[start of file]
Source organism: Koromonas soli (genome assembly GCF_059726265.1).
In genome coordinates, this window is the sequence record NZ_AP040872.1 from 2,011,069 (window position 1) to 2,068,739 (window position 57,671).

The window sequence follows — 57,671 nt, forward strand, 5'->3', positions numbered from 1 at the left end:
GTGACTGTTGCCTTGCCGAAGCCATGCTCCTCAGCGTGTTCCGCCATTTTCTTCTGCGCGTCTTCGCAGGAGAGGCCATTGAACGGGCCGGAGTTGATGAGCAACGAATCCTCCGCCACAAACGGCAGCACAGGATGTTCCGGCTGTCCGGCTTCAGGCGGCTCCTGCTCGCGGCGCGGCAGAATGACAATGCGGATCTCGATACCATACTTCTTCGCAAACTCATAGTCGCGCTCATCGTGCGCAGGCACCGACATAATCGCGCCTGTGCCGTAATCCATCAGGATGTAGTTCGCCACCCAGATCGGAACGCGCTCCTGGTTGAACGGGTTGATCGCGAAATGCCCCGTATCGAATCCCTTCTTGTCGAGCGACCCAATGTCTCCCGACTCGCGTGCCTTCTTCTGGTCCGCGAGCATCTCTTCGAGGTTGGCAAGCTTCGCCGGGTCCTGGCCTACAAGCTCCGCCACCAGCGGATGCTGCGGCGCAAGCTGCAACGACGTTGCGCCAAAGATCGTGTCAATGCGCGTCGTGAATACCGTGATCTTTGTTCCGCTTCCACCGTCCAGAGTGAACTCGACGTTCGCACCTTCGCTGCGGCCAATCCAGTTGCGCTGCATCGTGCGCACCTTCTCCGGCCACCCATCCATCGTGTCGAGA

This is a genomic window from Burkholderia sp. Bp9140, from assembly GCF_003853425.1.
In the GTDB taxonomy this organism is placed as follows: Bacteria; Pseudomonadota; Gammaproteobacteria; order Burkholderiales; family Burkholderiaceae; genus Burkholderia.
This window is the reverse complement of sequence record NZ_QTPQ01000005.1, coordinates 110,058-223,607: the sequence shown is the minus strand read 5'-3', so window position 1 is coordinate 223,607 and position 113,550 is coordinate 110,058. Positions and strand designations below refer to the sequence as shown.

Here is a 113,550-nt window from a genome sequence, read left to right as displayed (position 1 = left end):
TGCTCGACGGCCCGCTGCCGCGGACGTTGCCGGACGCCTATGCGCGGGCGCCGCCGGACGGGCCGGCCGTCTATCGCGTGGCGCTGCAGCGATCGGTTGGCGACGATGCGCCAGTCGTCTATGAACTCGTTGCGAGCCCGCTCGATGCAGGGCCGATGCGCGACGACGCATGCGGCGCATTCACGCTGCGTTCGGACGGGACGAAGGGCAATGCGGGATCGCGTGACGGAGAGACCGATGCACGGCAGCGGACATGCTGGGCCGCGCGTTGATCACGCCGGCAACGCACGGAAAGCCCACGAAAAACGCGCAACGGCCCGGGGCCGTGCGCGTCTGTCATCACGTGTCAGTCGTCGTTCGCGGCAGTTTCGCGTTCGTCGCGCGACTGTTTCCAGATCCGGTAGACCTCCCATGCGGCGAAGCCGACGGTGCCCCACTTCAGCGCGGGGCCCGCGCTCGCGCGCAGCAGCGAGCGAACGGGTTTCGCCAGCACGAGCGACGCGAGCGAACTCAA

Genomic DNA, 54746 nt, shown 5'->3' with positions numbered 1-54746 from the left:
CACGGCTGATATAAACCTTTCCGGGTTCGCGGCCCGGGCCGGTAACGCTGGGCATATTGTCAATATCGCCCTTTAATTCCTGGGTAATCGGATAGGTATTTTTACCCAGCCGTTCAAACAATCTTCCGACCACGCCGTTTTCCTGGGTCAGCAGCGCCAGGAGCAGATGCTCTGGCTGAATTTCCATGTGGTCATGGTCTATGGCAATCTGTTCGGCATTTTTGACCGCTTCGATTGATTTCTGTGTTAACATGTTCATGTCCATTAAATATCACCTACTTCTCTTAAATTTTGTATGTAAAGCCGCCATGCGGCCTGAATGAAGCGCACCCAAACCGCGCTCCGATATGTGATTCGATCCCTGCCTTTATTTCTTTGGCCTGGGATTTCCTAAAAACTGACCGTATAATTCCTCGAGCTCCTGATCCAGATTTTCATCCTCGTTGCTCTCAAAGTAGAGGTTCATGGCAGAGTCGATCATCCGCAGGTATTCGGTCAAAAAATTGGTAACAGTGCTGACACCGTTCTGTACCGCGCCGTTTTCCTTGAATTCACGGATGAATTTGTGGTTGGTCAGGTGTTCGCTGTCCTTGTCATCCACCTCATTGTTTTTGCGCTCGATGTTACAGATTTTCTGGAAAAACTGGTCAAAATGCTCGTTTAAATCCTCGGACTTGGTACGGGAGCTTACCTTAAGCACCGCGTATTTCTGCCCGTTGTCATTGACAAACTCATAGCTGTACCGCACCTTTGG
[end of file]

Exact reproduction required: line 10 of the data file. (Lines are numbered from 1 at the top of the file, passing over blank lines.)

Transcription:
Genomic DNA, 54746 nt, shown 5'->3' with positions numbered 1-54746 from the left: